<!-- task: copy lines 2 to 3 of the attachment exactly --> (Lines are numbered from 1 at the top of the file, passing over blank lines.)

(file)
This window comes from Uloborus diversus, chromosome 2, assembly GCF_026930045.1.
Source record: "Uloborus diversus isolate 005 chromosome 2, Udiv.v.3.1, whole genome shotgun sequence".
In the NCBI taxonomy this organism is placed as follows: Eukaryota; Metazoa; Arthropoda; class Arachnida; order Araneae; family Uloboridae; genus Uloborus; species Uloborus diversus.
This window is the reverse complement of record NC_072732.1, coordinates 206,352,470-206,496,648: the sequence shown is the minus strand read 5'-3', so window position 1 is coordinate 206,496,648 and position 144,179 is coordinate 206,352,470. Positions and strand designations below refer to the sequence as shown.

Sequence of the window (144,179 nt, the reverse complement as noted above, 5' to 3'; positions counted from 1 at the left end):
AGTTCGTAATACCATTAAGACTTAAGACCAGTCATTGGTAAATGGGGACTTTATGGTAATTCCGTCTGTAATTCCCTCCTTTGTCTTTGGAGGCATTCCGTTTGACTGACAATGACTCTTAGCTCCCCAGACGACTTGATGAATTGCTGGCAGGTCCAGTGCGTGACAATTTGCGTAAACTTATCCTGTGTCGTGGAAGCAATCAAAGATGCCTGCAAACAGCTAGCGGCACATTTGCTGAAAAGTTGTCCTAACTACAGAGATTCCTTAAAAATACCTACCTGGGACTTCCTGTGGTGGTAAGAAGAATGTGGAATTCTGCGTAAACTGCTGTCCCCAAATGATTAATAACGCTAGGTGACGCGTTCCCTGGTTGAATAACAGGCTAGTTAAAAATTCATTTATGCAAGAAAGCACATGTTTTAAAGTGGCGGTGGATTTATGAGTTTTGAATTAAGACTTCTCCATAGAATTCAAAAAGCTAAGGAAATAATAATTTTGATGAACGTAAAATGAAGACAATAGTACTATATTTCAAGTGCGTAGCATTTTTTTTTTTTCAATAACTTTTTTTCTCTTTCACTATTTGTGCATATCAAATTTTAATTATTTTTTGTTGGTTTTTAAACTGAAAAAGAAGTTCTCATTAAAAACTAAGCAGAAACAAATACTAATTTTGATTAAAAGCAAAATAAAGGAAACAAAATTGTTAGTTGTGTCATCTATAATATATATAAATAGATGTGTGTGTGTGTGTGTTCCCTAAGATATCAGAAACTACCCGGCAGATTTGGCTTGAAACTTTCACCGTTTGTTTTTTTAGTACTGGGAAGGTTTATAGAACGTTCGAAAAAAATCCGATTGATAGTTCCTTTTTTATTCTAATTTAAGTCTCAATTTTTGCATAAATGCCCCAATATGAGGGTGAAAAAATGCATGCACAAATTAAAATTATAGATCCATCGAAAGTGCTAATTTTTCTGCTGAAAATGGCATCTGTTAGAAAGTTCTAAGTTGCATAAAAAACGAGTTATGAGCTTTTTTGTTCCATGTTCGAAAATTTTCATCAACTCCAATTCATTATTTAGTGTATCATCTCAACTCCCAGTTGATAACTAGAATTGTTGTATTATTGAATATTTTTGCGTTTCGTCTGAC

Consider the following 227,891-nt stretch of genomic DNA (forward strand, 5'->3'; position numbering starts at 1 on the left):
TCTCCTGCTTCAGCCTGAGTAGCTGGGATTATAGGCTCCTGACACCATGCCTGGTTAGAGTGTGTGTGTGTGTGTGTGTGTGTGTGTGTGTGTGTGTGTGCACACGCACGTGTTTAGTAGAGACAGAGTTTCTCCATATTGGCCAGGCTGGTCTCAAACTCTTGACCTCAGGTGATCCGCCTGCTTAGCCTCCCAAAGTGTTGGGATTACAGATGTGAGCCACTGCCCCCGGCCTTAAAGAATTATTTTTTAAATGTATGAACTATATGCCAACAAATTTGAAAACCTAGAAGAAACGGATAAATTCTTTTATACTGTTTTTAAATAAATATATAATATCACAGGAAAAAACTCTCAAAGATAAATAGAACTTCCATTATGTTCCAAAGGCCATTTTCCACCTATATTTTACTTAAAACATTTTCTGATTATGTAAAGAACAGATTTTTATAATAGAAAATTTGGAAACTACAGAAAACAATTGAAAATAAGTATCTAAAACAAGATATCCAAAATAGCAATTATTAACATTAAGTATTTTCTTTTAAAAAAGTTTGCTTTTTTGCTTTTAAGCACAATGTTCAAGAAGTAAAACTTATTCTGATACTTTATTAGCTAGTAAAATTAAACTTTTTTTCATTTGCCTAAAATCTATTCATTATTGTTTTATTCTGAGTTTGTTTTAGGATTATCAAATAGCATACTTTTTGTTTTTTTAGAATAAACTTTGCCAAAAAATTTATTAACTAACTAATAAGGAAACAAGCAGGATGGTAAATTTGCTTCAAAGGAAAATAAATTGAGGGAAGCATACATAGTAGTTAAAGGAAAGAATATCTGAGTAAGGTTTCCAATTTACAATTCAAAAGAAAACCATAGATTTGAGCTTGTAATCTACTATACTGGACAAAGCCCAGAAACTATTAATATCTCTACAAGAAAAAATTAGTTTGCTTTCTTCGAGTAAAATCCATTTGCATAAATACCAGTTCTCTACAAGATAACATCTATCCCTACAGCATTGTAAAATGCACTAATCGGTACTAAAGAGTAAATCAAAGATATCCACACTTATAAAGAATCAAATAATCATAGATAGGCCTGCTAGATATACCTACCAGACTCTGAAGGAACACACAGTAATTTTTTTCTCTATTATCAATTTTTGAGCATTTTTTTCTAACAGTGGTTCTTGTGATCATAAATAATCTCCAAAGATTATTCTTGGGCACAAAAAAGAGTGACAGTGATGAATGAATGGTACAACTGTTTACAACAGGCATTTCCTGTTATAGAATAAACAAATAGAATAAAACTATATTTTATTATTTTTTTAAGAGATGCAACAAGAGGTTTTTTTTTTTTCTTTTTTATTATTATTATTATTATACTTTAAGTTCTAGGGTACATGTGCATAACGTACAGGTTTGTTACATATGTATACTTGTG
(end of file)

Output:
Source record: "Uloborus diversus isolate 005 chromosome 2, Udiv.v.3.1, whole genome shotgun sequence".
In the NCBI taxonomy this organism is placed as follows: Eukaryota; Metazoa; Arthropoda; class Arachnida; order Araneae; family Uloboridae; genus Uloborus; species Uloborus diversus.